GETTING MONEY INTO YOUR LOCAL BANK ACCOUNT

One disadvantage to having a local bank account is that it is difficult to get money into it! 

You cannot wire money into it from your US account, and opening up an account at a facility on post would defeat the purpose of having a local account (because the bank/credit union on post would still be exchanging your dollars into Euro in order to transfer it into your local account).  Therefore it becomes impossible to automatically deposit money into your local bank account. 

You could write a check to deposit money, but the check must clear both the European banking facility and your US banking facility.  Plus, large checks typically are held at a Customs account to ensure that the money being sent does not violate any legal issues.  A check written to deposit money into a German account could take up to a month to clear and enter the local account.

One quick way to get money into your local account (while avoiding the exchange surcharge) is by withdrawing your money at a local ATM, and then entering the bank and making a cash deposit.  Using a local ATM would enable you to get the better exchange rate, and a cash deposit of Euro makes your money immediately available for wire transfers.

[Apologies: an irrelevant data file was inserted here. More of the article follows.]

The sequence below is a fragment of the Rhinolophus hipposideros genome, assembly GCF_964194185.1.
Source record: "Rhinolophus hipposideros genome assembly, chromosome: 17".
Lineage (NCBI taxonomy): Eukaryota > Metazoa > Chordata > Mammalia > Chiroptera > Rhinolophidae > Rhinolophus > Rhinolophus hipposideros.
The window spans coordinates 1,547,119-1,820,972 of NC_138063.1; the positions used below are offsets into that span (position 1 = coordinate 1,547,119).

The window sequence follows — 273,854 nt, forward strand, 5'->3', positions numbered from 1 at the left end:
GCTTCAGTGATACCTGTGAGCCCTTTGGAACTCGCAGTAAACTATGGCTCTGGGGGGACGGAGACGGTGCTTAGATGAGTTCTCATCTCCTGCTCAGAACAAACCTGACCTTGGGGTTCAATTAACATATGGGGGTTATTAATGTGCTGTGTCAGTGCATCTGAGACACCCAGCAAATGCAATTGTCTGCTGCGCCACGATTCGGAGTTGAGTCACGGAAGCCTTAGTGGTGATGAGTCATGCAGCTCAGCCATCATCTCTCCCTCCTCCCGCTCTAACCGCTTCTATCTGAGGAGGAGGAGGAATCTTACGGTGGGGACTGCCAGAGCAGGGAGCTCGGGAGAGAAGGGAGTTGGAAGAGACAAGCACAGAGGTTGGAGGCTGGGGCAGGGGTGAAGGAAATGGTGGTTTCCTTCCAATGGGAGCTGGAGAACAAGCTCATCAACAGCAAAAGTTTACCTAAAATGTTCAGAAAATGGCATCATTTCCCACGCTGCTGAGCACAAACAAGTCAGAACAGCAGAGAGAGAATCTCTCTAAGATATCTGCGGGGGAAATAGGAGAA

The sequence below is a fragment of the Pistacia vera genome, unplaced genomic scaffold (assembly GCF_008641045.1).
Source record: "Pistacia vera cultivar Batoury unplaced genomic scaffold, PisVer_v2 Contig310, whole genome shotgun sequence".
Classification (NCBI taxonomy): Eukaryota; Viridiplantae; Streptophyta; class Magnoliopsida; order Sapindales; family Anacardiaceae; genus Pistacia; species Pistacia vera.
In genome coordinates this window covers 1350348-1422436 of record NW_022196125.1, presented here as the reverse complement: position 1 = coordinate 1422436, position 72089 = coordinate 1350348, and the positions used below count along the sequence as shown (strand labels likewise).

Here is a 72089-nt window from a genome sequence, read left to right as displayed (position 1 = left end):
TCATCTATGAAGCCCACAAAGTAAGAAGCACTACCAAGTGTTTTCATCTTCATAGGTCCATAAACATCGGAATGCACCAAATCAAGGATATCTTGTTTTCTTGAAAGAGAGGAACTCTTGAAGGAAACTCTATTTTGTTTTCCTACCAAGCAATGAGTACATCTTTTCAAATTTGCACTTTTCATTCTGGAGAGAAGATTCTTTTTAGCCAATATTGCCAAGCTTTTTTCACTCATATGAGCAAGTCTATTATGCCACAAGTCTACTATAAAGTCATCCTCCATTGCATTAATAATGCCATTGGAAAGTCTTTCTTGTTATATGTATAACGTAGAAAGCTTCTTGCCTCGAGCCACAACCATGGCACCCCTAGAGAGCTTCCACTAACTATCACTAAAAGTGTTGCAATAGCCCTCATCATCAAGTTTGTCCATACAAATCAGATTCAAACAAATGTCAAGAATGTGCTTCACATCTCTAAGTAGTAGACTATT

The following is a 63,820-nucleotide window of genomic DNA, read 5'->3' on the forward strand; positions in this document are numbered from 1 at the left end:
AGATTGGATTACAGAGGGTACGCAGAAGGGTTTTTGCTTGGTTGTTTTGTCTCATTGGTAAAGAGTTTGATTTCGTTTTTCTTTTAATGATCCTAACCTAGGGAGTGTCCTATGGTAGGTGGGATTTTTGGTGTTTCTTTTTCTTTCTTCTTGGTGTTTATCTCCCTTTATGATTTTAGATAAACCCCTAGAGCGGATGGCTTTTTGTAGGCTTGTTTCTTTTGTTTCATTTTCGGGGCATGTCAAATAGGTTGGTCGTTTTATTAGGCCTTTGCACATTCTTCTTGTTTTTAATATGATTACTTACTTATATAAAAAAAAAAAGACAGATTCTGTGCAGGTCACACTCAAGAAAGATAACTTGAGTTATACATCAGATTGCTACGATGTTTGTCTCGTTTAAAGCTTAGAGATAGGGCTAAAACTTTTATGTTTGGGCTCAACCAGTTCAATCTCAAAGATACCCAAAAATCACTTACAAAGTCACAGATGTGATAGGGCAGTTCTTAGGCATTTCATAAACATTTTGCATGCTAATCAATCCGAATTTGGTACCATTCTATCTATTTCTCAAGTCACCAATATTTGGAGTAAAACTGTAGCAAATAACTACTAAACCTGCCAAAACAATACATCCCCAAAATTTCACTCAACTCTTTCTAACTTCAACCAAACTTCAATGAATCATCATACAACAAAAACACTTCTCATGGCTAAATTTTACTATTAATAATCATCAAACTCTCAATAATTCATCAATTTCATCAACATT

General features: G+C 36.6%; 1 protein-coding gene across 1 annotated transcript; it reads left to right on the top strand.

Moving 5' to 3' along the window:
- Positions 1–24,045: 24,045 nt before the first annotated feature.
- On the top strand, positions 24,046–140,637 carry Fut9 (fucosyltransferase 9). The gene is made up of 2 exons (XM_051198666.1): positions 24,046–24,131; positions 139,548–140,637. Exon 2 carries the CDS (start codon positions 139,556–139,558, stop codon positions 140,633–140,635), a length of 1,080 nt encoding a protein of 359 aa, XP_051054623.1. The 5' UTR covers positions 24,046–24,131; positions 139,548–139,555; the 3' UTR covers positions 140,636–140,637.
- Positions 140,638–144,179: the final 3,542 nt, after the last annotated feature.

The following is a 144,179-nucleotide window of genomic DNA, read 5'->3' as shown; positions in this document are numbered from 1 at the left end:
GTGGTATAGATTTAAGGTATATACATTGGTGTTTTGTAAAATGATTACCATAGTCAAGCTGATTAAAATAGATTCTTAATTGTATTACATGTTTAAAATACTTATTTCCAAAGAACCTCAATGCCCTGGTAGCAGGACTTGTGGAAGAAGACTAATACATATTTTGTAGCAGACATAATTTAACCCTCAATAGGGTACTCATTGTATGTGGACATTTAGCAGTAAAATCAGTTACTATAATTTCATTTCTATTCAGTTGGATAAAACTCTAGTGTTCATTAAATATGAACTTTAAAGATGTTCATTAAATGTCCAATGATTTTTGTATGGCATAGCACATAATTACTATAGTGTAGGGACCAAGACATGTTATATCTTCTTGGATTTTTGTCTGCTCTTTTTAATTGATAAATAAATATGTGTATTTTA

In order to limit the number of trips to an ATM you have to make (and to still be able to get enough money into your account), write a letter to your US bank at which you have your checking account and ask to raise your one-day ATM withdrawal limit to an acceptable amount that will cover your monthly payments. 

European ATMs have a one-time withdrawal limit of 500 Euro.  So in order to get 1500 Euro into your account to pay your rent, you will have to make 3 separate transactions.  However, this does not mean you will have to go to 3 separate machines around town to withdraw money.  Simply make one 500 Euro withdrawal, and after your card is ejected, put it right back into the ATM.  You can make as many consecutive withdrawals at the same ATM as you need (up to the new one-day limit you set with your US bank, of course). 

Once you have all your money in hand, walk in to the deposit line of your bank and you will have your money available in your account to make your necessary payments!

This may seem like a tedious process, but it only takes 15 minutes every month, and when you consider the fact you will be saving thousands of dollars over the course of your tour in Europe, this is time well spent. 

Even if you do not want to go through the trouble of opening up a local account, we must emphasize to you that you should NEVER withdraw Euro from an ATM on post.  This is a small sacrifice to pay for the money you will save over time.

DAMAGED SHIPMENT?

SEE OUR GUIDE TO CLAIMS FOR LOSS/DAMAGE TO HOUSEHOLD GOODS/BAGGAGE

Castles

Heidelberg CastleHeidelberg
Heidelberg is the very image of romantic Germany.  The city's 17th Century red sandstone castle ruin and the old bridge are two of the most majestic sights in all of Germany.

Neuschwanstein CastleNeuschwanstein
Venture into the Bavarian Alps and visit the fairy tale landmark upon which the Walt Disney based his Disney Land Castle: Mad King Ludwig's Schloss Neuschwanstein.